(BPT) - Remodeling a home’s decor leaves the space feeling fresh and new – something which all family members will enjoy for years to come. However, a home remodel can do more than just improve the looks of rooms in the house. It can also improve the indoor air quality – an important factor especially during the winter months when homes are sealed up tight against the cold outdoor air.
Carpeting, paint and even the materials used in your shower might contain harmful Volatile Organic Compounds (VOCs). Studies have found the level of VOCs inside homes can be two to five times higher than the level outside, according to the Minnesota Department of Health. Some people may experience negative reactions to breathing in these compounds, depending on their health condition, as well as the levels and duration they’re exposed to the chemicals.
New technology has helped home improvement companies create products that don’t contain VOCs, so as you plan your remodeling project, be sure to look for these products to help keep the air in your home cleaner.
* The walls – A fresh coat of paint is the first element when planning a room design. Choosing the perfect color and knowing if a primer coat is needed are just two decisions that need to be made when picking a brand. But also know that many paint companies are now producing VOC-free paints, which can help improve the air quality in the room.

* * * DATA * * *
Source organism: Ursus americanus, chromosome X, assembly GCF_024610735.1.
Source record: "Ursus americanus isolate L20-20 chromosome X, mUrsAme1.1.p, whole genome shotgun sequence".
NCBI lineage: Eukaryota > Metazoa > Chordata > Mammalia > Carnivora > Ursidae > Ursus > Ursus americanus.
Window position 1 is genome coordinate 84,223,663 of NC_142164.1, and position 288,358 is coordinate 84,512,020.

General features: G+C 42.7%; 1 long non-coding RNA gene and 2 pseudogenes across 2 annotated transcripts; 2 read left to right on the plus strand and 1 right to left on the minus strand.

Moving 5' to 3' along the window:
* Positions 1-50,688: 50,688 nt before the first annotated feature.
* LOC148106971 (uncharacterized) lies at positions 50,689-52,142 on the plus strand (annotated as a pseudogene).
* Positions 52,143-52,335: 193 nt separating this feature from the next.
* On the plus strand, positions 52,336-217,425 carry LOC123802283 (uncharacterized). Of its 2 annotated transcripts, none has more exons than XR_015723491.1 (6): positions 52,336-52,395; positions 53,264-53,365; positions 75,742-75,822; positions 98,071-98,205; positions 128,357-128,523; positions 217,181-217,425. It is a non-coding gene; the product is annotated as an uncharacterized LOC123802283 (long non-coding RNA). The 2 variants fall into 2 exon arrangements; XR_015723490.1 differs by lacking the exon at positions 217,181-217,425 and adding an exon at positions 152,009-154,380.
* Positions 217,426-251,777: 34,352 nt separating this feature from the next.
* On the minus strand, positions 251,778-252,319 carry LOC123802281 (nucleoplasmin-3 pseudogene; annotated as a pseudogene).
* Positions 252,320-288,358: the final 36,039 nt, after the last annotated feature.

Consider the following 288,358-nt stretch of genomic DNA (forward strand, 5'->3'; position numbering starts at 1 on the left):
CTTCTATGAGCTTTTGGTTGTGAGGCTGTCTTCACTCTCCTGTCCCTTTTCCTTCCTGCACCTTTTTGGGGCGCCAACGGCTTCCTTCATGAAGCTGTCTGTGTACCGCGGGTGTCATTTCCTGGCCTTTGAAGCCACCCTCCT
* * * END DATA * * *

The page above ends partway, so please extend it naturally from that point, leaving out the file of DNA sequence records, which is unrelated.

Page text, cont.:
* The bathroom – Usually one of the smallest rooms in the home, it’s more important to make certain the airspace has good quality. If you’re ready to upgrade your shower space, save yourself time and energy with the new Ensemble Medley bath/shower from Sterling. The unit is made of modular panels that are lightweight and interlock securely using tongue and groove joints that click into place. Sterling products are made of Vikrell, which carries GREENGUARD GOLD Certification and contributes to better indoor air quality. In addition to not emitting chemicals into the air, Vikrell also is durable and won’t chip or fade. GREENGUARD GOLD Certification is a part of Underwriters Laboratories Environment.
* The kitchen – You may never have thought your kitchen cabinets have the potential to pollute the air inside your home. But if they are made from a plastic-based material, or painted or varnished, there’s a chance the cabinets are producing VOCs. Wood cabinets look great in kitchens, and as you choose the perfect cabinets to replace your older cabinets, be sure to research the manufacturer to see if they use any staining or varnish products that produce VOCs. Or consider painting your new cabinets using the paint brand you researched earlier when choosing paint for the walls.
When your home remodel is complete, sit back and enjoy the new look. And take a deep breath of air, knowing you’ve helped to reduce some of the contamination with careful research about the features you added to your home.